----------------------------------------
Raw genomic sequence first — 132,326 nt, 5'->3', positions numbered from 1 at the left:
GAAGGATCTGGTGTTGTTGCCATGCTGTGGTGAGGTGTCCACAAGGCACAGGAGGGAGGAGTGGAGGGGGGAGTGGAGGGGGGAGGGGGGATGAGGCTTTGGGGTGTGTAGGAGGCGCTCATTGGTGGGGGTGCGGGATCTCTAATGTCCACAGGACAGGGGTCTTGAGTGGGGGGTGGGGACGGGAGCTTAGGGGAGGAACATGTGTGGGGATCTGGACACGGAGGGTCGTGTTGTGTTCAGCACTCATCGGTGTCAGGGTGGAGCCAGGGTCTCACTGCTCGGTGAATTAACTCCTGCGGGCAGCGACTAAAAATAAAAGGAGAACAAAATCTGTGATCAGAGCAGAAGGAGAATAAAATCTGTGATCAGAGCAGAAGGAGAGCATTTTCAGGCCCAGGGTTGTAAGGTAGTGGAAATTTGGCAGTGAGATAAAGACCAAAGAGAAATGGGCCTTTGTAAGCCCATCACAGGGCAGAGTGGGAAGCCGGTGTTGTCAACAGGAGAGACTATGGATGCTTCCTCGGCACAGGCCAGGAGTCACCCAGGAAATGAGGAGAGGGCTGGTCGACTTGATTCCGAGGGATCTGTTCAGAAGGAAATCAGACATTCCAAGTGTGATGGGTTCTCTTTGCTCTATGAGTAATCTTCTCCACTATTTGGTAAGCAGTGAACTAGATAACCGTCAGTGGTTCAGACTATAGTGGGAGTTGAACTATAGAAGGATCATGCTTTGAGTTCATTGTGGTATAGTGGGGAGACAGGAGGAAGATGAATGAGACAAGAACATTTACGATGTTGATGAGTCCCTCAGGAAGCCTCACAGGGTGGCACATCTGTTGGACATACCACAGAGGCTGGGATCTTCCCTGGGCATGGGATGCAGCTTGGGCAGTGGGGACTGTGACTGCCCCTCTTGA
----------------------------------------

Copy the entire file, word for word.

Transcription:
Raw genomic sequence first — 132,326 nt, 5'->3', positions numbered from 1 at the left:
GAAGGATCTGGTGTTGTTGCCATGCTGTGGTGAGGTGTCCACAAGGCACAGGAGGGAGGAGTGGAGGGGGGAGTGGAGGGGGGAGGGGGGATGAGGCTTTGGGGTGTGTAGGAGGCGCTCATTGGTGGGGGTGCGGGATCTCTAATGTCCACAGGACAGGGGTCTTGAGTGGGGGGTGGGGACGGGAGCTTAGGGGAGGAACATGTGTGGGGATCTGGACACGGAGGGTCGTGTTGTGTTCAGCACTCATCGGTGTCAGGGTGGAGCCAGGGTCTCACTGCTCGGTGAATTAACTCCTGCGGGCAGCGACTAAAAATAAAAGGAGAACAAAATCTGTGATCAGAGCAGAAGGAGAATAAAATCTGTGATCAGAGCAGAAGGAGAGCATTTTCAGGCCCAGGGTTGTAAGGTAGTGGAAATTTGGCAGTGAGATAAAGACCAAAGAGAAATGGGCCTTTGTAAGCCCATCACAGGGCAGAGTGGGAAGCCGGTGTTGTCAACAGGAGAGACTATGGATGCTTCCTCGGCACAGGCCAGGAGTCACCCAGGAAATGAGGAGAGGGCTGGTCGACTTGATTCCGAGGGATCTGTTCAGAAGGAAATCAGACATTCCAAGTGTGATGGGTTCTCTTTGCTCTATGAGTAATCTTCTCCACTATTTGGTAAGCAGTGAACTAGATAACCGTCAGTGGTTCAGACTATAGTGGGAGTTGAACTATAGAAGGATCATGCTTTGAGTTCATTGTGGTATAGTGGGGAGACAGGAGGAAGATGAATGAGACAAGAACATTTACGATGTTGATGAGTCCCTCAGGAAGCCTCACAGGGTGGCACATCTGTTGGACATACCACAGAGGCTGGGATCTTCCCTGGGCATGGGATGCAGCTTGGGCAGTGGGGACTGTGACTGCCCCTCTTGA